Yesterday we took the time to prepare our spatchcocked roast chicken by putting it in a dry brine. By now all of the wonderful flavors from the garlic, lemon zest, thyme, and rosemary have had an opportunity to permeate the bird. Our goal tonight will be to roast the bird and to grill our asparagus. How should we proceed?
Broadly speaking, there are two schools of thought when it comes to roasting poultry–the low and slow people, and the fast and hot people. I happen to come from the second group.
Now, I am aware that there are real upsides to the low and slow approach. Almost all professional kitchens have gone the sous vide approach. The page that I have linked illustrates all of the reasons why low and slow has large numbers of followers–it is a low risk, high consistency approach. If you follow Heston Blumenthal (I do), Blumenthal attempts to cook almost everything according to the low and slow approach. Further, if you happen to follow the Bulletproof Diet, low and slow prevents the development of oxidants on the surface of your food. Oxidants are definitively not good for you; barbecue is indeed not healthy. The low and slow approach seems to win hands down.
And yet, according to my own judgments, low and slow cooking generates less tasty results.
My reasoning is simple: high heats change simple sugars (such as are found in chicken skin) into caramels. And I think caramelization is delicious.
Further, I also happen to like it when food has differing degrees of doneness. My experience of eating a piece of salmon, cooked in sous vide, is that I am eating salmon jello. The absolute uniformity of texture, and doneness does not strike me as being desirable; it strikes me as a tad unnatural. I really prefer a piece of salmon that is less uniform (and perhaps even a little overdone).
Getting Ready to Roast
Accordingly, I am going to encourage you to roast your chicken in an oven at a setting that is as high as your oven can reasonably go. In my instance, that is 500 degrees Fahrenheit. It is possible that for you that is 450, or perhaps only 400. I am going to have you roast the chicken sitting on a rack (to get it up off of the base of the roasting pan), and I will not have you turning the chicken at all during roasting.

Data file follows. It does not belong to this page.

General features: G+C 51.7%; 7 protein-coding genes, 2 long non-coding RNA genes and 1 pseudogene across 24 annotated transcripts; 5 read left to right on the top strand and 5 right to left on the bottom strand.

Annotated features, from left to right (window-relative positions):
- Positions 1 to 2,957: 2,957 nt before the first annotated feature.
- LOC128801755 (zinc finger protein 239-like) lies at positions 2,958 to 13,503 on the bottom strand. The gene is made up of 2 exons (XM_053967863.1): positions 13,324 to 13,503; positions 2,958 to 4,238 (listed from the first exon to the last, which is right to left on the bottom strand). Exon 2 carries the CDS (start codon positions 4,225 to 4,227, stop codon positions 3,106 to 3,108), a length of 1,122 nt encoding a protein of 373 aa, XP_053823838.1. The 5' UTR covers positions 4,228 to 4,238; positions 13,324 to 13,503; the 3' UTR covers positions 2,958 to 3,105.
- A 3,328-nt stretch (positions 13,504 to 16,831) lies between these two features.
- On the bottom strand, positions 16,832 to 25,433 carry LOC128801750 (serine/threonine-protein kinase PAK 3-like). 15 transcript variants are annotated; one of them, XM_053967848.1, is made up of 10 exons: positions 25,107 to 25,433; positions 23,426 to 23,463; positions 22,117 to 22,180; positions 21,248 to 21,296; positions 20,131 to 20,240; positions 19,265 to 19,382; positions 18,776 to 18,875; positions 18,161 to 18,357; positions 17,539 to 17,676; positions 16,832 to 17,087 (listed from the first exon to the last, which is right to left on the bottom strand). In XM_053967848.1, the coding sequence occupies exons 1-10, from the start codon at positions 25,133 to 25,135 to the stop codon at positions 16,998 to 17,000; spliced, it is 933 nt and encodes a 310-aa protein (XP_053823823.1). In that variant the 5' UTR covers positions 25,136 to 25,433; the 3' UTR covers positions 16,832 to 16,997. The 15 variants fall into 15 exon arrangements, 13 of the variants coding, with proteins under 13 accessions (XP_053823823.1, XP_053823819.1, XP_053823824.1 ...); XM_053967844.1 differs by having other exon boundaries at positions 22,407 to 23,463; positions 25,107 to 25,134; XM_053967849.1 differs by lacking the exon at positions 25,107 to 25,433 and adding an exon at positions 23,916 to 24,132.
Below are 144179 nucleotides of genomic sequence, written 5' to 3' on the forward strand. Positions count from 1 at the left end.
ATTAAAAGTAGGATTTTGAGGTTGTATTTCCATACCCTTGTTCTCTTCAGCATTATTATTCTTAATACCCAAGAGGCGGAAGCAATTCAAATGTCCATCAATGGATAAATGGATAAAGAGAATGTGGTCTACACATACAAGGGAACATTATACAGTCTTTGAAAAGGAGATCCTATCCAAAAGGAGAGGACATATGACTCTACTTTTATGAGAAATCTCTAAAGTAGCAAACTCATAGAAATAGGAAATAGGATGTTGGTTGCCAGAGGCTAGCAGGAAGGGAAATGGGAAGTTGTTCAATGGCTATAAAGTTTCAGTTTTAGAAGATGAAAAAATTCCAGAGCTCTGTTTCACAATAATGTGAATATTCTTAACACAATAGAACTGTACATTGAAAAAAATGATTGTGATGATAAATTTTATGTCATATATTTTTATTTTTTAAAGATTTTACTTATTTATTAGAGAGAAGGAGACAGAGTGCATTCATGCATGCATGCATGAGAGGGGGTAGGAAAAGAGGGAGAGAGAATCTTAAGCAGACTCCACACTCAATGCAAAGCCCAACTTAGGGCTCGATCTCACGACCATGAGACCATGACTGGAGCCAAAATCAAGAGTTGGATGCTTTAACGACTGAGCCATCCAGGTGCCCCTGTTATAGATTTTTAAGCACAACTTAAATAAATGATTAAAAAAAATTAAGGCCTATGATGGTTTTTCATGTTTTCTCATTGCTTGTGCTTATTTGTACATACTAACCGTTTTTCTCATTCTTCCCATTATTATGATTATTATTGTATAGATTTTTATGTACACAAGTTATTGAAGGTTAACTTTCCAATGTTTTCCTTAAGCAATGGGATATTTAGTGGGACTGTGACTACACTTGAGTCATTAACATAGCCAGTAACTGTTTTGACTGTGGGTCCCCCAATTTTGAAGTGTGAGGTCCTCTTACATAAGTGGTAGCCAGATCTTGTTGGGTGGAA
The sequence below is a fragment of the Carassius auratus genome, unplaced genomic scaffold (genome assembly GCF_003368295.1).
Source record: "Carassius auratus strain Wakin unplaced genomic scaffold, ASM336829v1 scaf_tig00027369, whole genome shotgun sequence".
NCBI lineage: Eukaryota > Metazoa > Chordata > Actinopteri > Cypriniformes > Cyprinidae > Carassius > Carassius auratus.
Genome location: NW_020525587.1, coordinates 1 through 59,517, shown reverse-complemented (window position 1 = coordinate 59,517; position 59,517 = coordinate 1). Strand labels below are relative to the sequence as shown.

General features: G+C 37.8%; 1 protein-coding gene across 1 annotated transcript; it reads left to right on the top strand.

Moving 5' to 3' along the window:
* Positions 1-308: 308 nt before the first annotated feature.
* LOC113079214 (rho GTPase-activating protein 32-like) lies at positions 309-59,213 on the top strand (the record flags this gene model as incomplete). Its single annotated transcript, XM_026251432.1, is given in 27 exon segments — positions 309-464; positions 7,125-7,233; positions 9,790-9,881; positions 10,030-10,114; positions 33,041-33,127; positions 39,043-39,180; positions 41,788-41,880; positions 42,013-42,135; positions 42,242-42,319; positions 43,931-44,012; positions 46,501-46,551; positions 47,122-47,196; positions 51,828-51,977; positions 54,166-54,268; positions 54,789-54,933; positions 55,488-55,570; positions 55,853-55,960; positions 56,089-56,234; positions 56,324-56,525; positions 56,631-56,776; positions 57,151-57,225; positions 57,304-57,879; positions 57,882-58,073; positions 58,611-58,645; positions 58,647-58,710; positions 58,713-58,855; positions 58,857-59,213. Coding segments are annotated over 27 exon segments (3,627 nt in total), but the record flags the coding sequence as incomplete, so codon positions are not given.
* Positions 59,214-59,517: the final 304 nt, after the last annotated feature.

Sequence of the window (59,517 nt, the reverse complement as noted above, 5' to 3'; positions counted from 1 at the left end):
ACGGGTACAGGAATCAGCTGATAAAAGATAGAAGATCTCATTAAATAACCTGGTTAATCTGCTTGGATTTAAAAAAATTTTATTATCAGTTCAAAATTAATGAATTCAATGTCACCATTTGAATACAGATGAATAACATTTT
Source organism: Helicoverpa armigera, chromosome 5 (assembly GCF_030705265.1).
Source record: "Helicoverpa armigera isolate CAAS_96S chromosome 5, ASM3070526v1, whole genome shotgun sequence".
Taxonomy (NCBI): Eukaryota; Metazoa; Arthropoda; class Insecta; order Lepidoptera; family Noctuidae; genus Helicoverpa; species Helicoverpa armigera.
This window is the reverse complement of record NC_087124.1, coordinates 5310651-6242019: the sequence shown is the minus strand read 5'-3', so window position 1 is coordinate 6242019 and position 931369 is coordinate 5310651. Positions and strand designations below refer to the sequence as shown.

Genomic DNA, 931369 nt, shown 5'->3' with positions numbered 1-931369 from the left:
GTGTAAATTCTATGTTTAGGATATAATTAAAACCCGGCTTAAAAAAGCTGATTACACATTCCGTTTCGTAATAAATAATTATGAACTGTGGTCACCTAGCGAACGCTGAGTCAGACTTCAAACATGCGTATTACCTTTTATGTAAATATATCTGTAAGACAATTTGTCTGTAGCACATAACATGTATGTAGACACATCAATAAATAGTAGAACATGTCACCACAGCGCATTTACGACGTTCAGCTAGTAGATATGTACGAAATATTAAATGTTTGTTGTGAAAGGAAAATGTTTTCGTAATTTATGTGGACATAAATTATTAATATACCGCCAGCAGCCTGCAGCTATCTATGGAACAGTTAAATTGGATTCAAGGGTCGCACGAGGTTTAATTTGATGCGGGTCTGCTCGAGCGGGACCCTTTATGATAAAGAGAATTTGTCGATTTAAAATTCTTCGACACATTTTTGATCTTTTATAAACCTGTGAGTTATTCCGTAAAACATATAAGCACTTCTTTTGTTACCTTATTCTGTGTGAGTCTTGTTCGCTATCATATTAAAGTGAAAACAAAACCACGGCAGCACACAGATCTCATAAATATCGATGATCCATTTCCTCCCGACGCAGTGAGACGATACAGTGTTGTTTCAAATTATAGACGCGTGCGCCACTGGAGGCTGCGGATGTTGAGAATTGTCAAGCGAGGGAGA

In other words, preheat your oven. Set up your pan (you probably want to line it with foil to make cleanup easier). Put your rack into the pan. Put your chicken on the rack. Put your chicken in the oven, and leave it alone for about 45 minutes.
Now, as I suggested above, this is a slightly risky operation. First of all, all ovens vary. Some ovens are hotter. Other ovens are cooler. Equally, chickens vary. Some are fat, while others are thin. Some are long, while others are almost round. True, our spatchcocking the chicken will help it cook uniformly, but there is no doubt that this is not an exact science.
Time and Temperature
Accordingly, you are going to have to keep an eye on your chicken. If your chicken begins to blacken, you are going to need to intervene. In the alternative, your chicken may make very little progress. The only way that you are going to know where you are is if you are prepared to step in and periodically check your chicken using a fast read thermometer.
You will want to pull your chicken when the breast reads 160 to 165 (165 is considered safe; the temperature of your chicken will continue to rise once you have removed it from the oven, so you can pull the chicken at 160 if you like).
Resting Your Bird
Once your chicken has been pulled out of the oven, you will want to transfer it to a cutting board and cover it with sheets of foil (shiny side in) to allow the meat to rest. This will allow the chicken to reabsorb some of its juices and will make it an incredibly more pleasant food to eat. Note that it is useful to have the bird on a cutting board that has a gutter carved into it, in order to control for the excess juices that may flow from the bird.
Carving Your Bird
The goal of carving your bird is to remove the breasts, arms, and legs, from the chest cavity. While I have taken photos of my approach, I think you might also consider looking at Jamie Oliver’s approach to slicing a chicken.
Grilled asparagus is one of the great pleasures of late spring and early summer. The preparation here is really quite simple: get one bunch of asparagus (medium sized) and trim off the bases of the spears. Coat your asparagus liberally in olive oil, and then salt and pepper. Put your asparagus on a gas grill set at the high mark (I cook these on direct heat, at a super hot setting, for 3-5 minutes). Turn your asparagus at the 2-minute mark to cook both sides. Remove the asparagus to a plate, and top with parmesan cheese (to taste).
Nothing could be simpler!